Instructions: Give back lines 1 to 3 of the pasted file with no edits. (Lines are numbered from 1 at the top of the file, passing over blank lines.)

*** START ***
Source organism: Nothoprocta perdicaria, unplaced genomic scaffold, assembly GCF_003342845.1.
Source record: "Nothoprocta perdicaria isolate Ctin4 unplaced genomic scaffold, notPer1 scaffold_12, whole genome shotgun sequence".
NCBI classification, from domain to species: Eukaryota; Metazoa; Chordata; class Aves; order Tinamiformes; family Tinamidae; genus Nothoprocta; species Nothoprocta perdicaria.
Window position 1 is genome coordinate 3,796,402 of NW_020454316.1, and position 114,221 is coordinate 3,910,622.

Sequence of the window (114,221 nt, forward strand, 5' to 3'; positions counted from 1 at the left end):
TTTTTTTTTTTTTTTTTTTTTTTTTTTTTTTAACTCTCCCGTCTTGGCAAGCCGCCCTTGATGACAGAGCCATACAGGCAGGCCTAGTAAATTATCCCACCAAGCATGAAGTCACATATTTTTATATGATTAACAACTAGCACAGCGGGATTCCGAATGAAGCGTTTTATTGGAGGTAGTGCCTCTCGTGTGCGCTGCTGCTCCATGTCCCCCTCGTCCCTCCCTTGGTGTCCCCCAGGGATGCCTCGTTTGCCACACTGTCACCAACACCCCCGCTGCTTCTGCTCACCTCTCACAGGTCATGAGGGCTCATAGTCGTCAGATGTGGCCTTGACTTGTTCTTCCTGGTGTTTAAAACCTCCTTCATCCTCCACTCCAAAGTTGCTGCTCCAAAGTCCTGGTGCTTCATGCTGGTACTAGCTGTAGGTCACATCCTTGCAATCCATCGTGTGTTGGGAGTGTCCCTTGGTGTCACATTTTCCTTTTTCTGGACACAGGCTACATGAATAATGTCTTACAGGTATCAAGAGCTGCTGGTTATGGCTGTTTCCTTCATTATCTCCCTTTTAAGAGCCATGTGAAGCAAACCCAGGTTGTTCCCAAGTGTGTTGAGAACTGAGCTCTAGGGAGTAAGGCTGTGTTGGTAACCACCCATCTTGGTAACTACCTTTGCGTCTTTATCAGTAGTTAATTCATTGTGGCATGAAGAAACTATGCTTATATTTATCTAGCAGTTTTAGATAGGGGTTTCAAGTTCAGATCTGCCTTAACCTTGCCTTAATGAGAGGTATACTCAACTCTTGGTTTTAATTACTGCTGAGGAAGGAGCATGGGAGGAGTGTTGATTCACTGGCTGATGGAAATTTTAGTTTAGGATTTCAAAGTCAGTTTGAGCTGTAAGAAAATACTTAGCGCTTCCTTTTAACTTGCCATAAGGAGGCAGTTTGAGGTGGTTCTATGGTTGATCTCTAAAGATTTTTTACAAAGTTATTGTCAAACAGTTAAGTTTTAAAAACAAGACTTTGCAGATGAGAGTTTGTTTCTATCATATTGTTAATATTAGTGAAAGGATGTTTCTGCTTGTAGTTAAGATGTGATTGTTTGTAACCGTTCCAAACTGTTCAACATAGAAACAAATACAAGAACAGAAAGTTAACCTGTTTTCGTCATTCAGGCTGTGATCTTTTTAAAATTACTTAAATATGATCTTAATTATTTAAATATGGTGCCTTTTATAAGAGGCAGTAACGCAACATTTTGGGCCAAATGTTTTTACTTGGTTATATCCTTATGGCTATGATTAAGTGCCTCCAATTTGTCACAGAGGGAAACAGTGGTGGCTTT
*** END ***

Source organism: Nothoprocta perdicaria, unplaced genomic scaffold, assembly GCF_003342845.1.
Source record: "Nothoprocta perdicaria isolate Ctin4 unplaced genomic scaffold, notPer1 scaffold_12, whole genome shotgun sequence".
NCBI classification, from domain to species: Eukaryota; Metazoa; Chordata; class Aves; order Tinamiformes; family Tinamidae; genus Nothoprocta; species Nothoprocta perdicaria.